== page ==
The Ramblings of a Nurse - Page 2Register Today!
- Jul 16, '10 by kurisuchine08first of all, i want to say i'm very sorry about the loss of your mother. i can see how your faith would be tested after that. i think you chose your occupation-not for money, but to help people, especially a loved one such as your mom. nothing wrong with that at all. i am not a nurse, but i'm very interested in becoming a cna. i read the forums and i even signed up. i just find the forums interesting. but they are real life forums. i love reading about peoples individual experiences. i don't think you were ranting in your forum at all. i think you are right on. i think nurses do get treated badly. i've seen it myself in hospitals. i mean, i understand patients are in pain and are very uncomfortable so they may lash out at whomever is taking care of them. however, there is no excuse for anyone sick or not to call nurses "stupid". nothing against doctors, but the nurses know the patient better than the doctors do for the most part. doctors may think they are "god", but in reality we all know that isn't the case. without nurses...how well would the doctors function? they probably wouldn't function nearly as efficiently. that's a fact!
i know you must get discouraged on a daily basis, but know you are not stupid and that you are making a difference in someone elses life. i always appreciate nurses. my friend has a shirt that says "nurses are here to save your ass-not kiss it". take that however you'd like. keep your chin up and keep on keeping on. i know it's easier said than done. good luck hun!
--- i really am grateful that you appreciate us. thank you for your encouraging words. we need more people like you.
- Jul 28, '10 by applewhiternI agree that there is no reason why nurses should not be compensated well for the work they do. It seems that everything falls on the nurses; everything is blamed on the nurses. Other departments in the hospital environment make as much or more than nurses. I was shocked to find that an assistant physical therapist with 2 years education make more than most RN's with a BSN. It seems that every other department gets to take lunch breaks, etc., but not nurses! After 22 years in the field, ICU, I think that if we did not portray ourselves as these wonderful angels of mercy, willing to be degraded by doctors, administration, patients, etc., that we would be seen as the educated professionals we are. I remember when I first worked as a nurse, years ago, that we got a lot more respect from other departments, such as resp. therapy, than we do now. It used to be that the RN was right under the doctor. Not any more! As long as we put ourselves out there to be used and abused, we will be. I am not a burned-out nurse; I now only work part-time in a non-stressful job. But after seeing nursing for what it really is all these years, I think it is time for nurses to demand more respect, pay and prestige than we get. A friend of mine once said, "well, we're all nurses." She was not a nurse, but just assumed all it took was caring for people. No idea of the amount of education and sacrifices we make.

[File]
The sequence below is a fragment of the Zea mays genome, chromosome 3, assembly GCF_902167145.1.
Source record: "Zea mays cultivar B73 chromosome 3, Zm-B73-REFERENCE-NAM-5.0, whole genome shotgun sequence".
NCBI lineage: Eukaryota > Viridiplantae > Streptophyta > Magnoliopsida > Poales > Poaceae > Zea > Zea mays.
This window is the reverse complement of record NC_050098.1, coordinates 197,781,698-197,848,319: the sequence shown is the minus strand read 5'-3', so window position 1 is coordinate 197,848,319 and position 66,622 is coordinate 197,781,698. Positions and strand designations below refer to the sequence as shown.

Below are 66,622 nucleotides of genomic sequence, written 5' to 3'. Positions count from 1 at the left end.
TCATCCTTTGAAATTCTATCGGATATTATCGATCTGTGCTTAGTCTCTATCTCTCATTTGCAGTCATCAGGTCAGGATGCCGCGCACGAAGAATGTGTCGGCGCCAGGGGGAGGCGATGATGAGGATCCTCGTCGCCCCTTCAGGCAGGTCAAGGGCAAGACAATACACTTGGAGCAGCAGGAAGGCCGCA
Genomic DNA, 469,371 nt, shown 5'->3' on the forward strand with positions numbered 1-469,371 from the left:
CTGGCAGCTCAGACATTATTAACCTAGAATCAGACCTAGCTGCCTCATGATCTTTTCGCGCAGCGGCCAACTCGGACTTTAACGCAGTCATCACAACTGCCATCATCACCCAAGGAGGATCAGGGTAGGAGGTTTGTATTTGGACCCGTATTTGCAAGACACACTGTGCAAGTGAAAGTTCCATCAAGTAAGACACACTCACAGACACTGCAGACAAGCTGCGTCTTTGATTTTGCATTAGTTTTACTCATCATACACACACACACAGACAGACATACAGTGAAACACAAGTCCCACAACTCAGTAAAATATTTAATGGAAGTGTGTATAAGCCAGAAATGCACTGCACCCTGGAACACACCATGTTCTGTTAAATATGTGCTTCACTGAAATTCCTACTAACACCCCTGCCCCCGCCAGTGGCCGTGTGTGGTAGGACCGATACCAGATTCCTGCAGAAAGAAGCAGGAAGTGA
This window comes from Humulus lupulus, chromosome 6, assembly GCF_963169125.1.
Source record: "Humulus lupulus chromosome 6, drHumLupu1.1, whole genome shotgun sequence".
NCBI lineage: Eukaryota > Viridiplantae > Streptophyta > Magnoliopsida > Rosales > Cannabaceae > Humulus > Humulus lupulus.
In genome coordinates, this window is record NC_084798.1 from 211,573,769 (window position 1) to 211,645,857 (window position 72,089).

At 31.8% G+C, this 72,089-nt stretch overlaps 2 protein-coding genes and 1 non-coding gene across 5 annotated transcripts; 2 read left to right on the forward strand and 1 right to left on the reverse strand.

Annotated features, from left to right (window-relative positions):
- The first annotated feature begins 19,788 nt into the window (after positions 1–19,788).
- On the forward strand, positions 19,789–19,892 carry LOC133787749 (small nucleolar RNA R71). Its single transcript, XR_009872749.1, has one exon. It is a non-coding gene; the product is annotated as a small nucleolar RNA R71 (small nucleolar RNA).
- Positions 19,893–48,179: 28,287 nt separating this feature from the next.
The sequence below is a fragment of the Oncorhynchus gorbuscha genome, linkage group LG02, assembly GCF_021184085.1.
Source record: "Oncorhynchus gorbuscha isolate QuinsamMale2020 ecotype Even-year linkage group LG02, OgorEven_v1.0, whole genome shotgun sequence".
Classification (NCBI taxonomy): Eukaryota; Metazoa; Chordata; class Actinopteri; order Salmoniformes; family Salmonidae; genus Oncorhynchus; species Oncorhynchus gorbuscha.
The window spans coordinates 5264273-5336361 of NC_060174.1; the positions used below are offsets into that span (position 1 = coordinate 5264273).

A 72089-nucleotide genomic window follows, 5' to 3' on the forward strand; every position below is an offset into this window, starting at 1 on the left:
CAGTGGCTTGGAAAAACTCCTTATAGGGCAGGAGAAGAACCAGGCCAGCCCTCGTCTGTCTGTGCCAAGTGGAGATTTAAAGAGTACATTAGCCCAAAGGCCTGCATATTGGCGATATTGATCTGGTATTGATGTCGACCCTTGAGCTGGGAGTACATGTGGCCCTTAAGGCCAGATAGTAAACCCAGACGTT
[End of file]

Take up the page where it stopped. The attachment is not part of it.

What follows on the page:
- Jul 31, '10 by casper1Nursing really does not honor long term commitments. Nurses who have worked years giving up Holidays and working weekend are not compensated with much more that new grads recieve. In most profession years of service working weekends and holidays would be appreciated and rewarded.
- Aug 3, '10 by steelydanfanAs long as we have people in this profession who insist on terming it "A calling from God", "A Mission", or "Something I would still take a paycut for, because no one else would care for them"; and put up with insane ratios because it's a "challenge" (I took 7 pt.s, 5 on drips, 4 titrations and ALL on teles going off every 2 minutes, and I survived!)we will always be seen as workers, rather than a profession.Apparently, we do NOT have the good sense to say when enough is enough.